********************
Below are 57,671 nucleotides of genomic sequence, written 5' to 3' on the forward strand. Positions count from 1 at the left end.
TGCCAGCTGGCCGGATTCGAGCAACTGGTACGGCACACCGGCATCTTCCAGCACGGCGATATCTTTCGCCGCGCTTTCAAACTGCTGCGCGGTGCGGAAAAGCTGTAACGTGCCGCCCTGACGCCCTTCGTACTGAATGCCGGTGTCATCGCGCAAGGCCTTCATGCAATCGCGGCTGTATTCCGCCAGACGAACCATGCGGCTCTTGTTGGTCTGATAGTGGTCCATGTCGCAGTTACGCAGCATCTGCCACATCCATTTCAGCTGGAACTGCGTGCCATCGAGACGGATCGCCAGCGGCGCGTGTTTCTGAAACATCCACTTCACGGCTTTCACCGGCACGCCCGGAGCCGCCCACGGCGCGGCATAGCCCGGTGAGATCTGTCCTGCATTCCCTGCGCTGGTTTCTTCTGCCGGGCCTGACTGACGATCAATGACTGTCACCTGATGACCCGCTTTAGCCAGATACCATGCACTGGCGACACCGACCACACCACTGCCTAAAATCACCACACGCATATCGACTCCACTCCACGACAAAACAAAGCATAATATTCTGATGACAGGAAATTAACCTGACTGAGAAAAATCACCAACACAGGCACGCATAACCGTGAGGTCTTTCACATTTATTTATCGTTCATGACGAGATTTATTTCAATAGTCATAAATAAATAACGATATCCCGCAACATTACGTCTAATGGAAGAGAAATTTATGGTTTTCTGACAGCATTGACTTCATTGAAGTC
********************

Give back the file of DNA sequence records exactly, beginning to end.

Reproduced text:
Below are 57,671 nucleotides of genomic sequence, written 5' to 3' on the forward strand. Positions count from 1 at the left end.
TGCCAGCTGGCCGGATTCGAGCAACTGGTACGGCACACCGGCATCTTCCAGCACGGCGATATCTTTCGCCGCGCTTTCAAACTGCTGCGCGGTGCGGAAAAGCTGTAACGTGCCGCCCTGACGCCCTTCGTACTGAATGCCGGTGTCATCGCGCAAGGCCTTCATGCAATCGCGGCTGTATTCCGCCAGACGAACCATGCGGCTCTTGTTGGTCTGATAGTGGTCCATGTCGCAGTTACGCAGCATCTGCCACATCCATTTCAGCTGGAACTGCGTGCCATCGAGACGGATCGCCAGCGGCGCGTGTTTCTGAAACATCCACTTCACGGCTTTCACCGGCACGCCCGGAGCCGCCCACGGCGCGGCATAGCCCGGTGAGATCTGTCCTGCATTCCCTGCGCTGGTTTCTTCTGCCGGGCCTGACTGACGATCAATGACTGTCACCTGATGACCCGCTTTAGCCAGATACCATGCACTGGCGACACCGACCACACCACTGCCTAAAATCACCACACGCATATCGACTCCACTCCACGACAAAACAAAGCATAATATTCTGATGACAGGAAATTAACCTGACTGAGAAAAATCACCAACACAGGCACGCATAACCGTGAGGTCTTTCACATTTATTTATCGTTCATGACGAGATTTATTTCAATAGTCATAAATAAATAACGATATCCCGCAACATTACGTCTAATGGAAGAGAAATTTATGGTTTTCTGACAGCATTGACTTCATTGAAGTC